United States. Rochester, New York. Twenty-three-year old Zach Brown found himself with an arts degree and an uncertain future.
An unexpected break
Nearly six months passed. Zach was working at a coffee house and creating art in his spare time. In Jan 2020, Zach was informed about an upcoming call for work through the national CaFÉ, “a nonprofit arts organization dedicated to artists in their quest to serve diverse audiences, enrich the lives of local communities, and provide access to the arts for all.” Zach submitted 3 pieces and hoped that just submitting would get his works seen by professional artists who could give him support and feedback. “It was totally unexpected that all 3 submissions were accepted,” Zach shared with Transcontinental Times, “and a complete shock that one of my pieces won ‘Best In Show’.”
Unity through juxtaposition
The winning piece is called a diptych and it’s the magnificent composition of two pieces that become one through the juxtaposition. In this piece, Zach “connected human nature with the natural world.” Though the monetary benefit was small, the boost in Zach’s confidence was priceless.
“I am committed to help represent others, especially those who go unseen. I would much rather stay behind the camera. I’m more comfortable there,” Zach said. He feels especially passionate about those living on the margins of mainstream culture, namely people of color and those who identify as LGBTQ.
While he was formally studying art and photography, he knew that he wanted to work in magazines and have his photos tell a powerful story. He thought that winning ‘Best In Show’ would bring him the attention he needed to land a job with a magazine.
Photography as activism
Zach noticed that professional photographers were very active at the local Pride Parade last June, and he sent an email with one of his photos and asked if he could volunteer for the upcoming parade. Their main photographer had to back out due to other responsibilities and Zach was hired as the official photographer.
His photos were so powerful that he was asked to do the cover photo for the November issue of The Empty Closet, a local LGBTQ publication. His cover received such acclaim that he was then offered the cover for December, February, and May. He was hired as a freelancer by the publication and was on his way to permanent staff with the magazine, until the publication folded in June 2020, unable to survive through COVID-19.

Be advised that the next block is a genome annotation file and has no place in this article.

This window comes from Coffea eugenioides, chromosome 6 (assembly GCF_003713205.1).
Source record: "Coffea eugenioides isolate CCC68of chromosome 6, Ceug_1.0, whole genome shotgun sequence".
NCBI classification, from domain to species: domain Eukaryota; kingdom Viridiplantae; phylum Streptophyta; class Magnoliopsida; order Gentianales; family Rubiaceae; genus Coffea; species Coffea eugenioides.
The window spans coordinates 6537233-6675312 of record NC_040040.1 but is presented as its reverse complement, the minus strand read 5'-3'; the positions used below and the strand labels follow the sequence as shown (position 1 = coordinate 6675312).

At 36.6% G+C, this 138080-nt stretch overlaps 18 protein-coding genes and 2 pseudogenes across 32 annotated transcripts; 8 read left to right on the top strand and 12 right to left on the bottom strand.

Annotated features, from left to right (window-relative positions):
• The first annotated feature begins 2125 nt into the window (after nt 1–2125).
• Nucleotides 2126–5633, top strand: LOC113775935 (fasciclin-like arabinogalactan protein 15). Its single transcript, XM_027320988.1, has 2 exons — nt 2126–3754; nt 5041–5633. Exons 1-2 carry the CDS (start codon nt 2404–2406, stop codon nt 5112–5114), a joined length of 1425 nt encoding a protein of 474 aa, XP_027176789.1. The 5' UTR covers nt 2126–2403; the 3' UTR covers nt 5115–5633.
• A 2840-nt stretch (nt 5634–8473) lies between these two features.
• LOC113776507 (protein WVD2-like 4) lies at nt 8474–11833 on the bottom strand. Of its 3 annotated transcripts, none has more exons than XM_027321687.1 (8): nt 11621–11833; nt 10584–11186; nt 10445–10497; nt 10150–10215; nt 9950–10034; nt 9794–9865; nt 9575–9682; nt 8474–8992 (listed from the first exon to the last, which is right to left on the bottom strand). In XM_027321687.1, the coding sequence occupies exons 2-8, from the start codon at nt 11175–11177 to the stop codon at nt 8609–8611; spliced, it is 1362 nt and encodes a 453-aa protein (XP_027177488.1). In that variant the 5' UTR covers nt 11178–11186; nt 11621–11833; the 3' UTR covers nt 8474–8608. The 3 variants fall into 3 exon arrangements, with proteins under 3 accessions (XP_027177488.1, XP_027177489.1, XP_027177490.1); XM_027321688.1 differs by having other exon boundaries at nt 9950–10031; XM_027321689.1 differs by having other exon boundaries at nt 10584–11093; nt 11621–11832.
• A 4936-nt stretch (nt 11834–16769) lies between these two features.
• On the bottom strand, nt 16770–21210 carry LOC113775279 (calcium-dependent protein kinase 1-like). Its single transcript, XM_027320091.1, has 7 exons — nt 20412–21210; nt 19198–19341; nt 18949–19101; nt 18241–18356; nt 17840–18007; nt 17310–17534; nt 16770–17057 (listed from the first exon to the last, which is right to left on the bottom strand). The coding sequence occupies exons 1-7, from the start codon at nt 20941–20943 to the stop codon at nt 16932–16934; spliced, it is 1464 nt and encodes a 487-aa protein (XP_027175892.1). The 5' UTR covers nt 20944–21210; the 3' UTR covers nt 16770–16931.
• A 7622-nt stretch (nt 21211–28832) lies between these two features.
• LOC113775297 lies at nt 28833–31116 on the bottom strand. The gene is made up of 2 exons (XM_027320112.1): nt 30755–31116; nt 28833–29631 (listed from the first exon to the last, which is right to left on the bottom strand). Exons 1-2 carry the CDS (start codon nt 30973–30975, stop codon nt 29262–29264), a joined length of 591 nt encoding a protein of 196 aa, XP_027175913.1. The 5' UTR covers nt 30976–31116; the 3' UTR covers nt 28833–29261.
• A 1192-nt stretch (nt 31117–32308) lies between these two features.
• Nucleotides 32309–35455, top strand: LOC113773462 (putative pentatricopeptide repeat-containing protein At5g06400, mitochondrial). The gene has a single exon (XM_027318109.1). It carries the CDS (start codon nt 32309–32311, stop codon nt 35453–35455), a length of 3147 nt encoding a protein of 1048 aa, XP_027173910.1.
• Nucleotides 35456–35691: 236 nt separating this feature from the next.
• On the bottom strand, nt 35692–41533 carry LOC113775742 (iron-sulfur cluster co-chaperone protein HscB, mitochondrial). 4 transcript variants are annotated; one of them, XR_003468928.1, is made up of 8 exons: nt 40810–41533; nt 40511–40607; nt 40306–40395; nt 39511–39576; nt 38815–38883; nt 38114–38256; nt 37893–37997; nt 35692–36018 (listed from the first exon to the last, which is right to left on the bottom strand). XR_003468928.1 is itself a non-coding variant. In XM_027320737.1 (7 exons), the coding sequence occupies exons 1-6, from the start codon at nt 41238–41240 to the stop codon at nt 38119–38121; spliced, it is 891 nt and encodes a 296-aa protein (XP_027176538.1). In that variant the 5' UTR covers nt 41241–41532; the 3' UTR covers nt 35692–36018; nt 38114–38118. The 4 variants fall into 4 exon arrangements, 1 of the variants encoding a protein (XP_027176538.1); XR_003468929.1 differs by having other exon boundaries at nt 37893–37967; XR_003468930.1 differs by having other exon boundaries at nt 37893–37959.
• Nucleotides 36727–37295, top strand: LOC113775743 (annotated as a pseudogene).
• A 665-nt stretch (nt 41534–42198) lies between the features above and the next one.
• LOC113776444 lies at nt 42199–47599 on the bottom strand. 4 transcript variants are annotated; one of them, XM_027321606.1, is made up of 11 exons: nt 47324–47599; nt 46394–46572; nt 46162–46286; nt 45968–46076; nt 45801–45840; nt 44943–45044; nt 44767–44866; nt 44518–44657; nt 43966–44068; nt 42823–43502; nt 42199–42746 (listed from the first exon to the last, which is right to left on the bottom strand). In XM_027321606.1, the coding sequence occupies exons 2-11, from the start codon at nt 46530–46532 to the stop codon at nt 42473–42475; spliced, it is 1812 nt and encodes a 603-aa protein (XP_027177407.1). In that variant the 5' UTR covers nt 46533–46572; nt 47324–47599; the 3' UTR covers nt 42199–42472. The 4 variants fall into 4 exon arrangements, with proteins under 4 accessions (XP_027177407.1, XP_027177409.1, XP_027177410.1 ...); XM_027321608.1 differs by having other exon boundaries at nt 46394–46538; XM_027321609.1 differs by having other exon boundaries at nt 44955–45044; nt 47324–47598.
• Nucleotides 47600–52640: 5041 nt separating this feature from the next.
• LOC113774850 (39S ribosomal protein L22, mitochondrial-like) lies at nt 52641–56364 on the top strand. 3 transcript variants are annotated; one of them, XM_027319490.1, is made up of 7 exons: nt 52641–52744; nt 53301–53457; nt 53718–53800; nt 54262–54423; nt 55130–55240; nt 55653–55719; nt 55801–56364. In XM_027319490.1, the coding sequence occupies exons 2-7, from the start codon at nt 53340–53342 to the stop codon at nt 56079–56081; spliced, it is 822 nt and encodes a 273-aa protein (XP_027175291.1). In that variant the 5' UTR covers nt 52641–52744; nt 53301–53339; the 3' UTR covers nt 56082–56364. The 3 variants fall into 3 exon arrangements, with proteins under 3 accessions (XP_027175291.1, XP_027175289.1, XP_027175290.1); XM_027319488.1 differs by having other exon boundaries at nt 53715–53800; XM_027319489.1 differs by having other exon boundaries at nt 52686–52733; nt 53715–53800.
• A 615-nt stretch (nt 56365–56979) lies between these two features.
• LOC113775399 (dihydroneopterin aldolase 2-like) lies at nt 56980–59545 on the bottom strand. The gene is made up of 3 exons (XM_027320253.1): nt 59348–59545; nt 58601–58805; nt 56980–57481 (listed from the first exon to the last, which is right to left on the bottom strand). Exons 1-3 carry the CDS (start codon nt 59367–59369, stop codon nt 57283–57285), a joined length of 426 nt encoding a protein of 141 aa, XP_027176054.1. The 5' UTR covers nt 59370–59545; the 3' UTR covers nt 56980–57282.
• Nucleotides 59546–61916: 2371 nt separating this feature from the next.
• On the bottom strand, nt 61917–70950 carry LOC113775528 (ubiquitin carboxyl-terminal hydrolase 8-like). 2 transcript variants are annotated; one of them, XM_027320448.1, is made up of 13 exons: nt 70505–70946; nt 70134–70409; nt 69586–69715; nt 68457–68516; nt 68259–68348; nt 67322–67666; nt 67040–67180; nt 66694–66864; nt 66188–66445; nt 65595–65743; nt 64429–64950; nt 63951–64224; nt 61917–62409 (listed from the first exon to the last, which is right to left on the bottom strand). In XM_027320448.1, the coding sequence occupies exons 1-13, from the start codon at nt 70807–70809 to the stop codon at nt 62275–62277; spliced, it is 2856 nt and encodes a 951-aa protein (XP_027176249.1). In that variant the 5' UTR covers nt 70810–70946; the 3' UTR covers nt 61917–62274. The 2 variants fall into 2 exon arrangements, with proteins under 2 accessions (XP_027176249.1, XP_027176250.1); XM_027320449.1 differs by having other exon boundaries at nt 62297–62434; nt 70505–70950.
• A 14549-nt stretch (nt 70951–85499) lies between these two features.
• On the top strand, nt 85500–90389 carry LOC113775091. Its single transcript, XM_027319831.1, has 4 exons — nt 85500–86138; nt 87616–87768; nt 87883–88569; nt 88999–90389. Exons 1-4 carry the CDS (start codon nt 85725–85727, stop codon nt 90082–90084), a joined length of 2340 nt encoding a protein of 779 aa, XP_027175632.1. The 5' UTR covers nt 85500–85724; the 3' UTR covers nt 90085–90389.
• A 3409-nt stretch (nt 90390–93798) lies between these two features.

He maintained his part time job and again faced an uncertain future.
The Black Lives Matter movement exploded in the United States after the murder of George Floyd, and brought Zach onto the streets. He wanted to show his support for black people in the Rochester community, and he felt a responsibility to capture this historical event the best way he knew how: through the lens of his camera.
An activist was being interviewed by a local paper and knew that Zach took some photos. Zach’s photograph was featured in Rochester’s Democrat and Chronicle and within 2 weeks was picked up by national media.
Though he is still waiting for that offer from a publication where he can showcase his work and tell people’s stories through the circle of his lens, he is excited that another and most unexpected dream came true.
Recognition by those he admires
Zach grew up with the music of Kelly Clarkson, Miley Cyrus, Hanna Montana, and others made famous by Disney. Rock Mafia is the primary songwriting and production group for Disney, and two weeks ago, Rock Mafia discovered Zach’s photographs and are now following him on Instagram.
He hopes that this recent attention will help him tell stories that really matter, through the three dimensional lens that creates a two dimensional image that connect us to one another: a spectacular diptych in its own right, a unified message through a magnificent juxtaposition.